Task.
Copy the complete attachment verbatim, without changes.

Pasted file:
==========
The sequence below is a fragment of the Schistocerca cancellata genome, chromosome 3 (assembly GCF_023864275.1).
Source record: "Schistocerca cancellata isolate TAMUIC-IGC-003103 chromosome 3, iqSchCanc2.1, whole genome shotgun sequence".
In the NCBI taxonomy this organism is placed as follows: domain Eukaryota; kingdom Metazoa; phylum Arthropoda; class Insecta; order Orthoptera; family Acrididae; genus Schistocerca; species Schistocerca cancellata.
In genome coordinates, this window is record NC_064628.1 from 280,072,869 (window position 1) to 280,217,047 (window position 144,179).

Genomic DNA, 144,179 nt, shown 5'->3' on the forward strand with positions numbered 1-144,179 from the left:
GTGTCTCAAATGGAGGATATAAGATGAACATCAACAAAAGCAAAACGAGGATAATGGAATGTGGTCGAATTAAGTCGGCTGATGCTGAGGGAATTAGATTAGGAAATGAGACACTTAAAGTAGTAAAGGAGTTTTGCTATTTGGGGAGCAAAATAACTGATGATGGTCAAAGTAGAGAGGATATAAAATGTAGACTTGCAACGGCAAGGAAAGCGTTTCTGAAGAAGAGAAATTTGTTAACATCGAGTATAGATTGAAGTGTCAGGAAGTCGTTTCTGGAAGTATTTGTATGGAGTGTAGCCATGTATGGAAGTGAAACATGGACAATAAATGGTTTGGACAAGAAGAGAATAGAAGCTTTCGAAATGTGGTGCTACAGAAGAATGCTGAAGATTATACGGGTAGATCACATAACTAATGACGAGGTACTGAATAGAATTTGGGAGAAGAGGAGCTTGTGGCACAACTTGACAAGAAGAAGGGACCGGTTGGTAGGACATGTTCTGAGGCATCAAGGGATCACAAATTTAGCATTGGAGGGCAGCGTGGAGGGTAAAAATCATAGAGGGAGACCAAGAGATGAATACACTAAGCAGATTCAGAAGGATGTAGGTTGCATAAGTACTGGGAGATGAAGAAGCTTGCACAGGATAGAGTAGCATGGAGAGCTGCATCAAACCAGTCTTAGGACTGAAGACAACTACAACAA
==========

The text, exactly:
The sequence below is a fragment of the Schistocerca cancellata genome, chromosome 3 (assembly GCF_023864275.1).
Source record: "Schistocerca cancellata isolate TAMUIC-IGC-003103 chromosome 3, iqSchCanc2.1, whole genome shotgun sequence".
In the NCBI taxonomy this organism is placed as follows: domain Eukaryota; kingdom Metazoa; phylum Arthropoda; class Insecta; order Orthoptera; family Acrididae; genus Schistocerca; species Schistocerca cancellata.
In genome coordinates, this window is record NC_064628.1 from 280,072,869 (window position 1) to 280,217,047 (window position 144,179).

Genomic DNA, 144,179 nt, shown 5'->3' on the forward strand with positions numbered 1-144,179 from the left:
GTGTCTCAAATGGAGGATATAAGATGAACATCAACAAAAGCAAAACGAGGATAATGGAATGTGGTCGAATTAAGTCGGCTGATGCTGAGGGAATTAGATTAGGAAATGAGACACTTAAAGTAGTAAAGGAGTTTTGCTATTTGGGGAGCAAAATAACTGATGATGGTCAAAGTAGAGAGGATATAAAATGTAGACTTGCAACGGCAAGGAAAGCGTTTCTGAAGAAGAGAAATTTGTTAACATCGAGTATAGATTGAAGTGTCAGGAAGTCGTTTCTGGAAGTATTTGTATGGAGTGTAGCCATGTATGGAAGTGAAACATGGACAATAAATGGTTTGGACAAGAAGAGAATAGAAGCTTTCGAAATGTGGTGCTACAGAAGAATGCTGAAGATTATACGGGTAGATCACATAACTAATGACGAGGTACTGAATAGAATTTGGGAGAAGAGGAGCTTGTGGCACAACTTGACAAGAAGAAGGGACCGGTTGGTAGGACATGTTCTGAGGCATCAAGGGATCACAAATTTAGCATTGGAGGGCAGCGTGGAGGGTAAAAATCATAGAGGGAGACCAAGAGATGAATACACTAAGCAGATTCAGAAGGATGTAGGTTGCATAAGTACTGGGAGATGAAGAAGCTTGCACAGGATAGAGTAGCATGGAGAGCTGCATCAAACCAGTCTTAGGACTGAAGACAACTACAACAA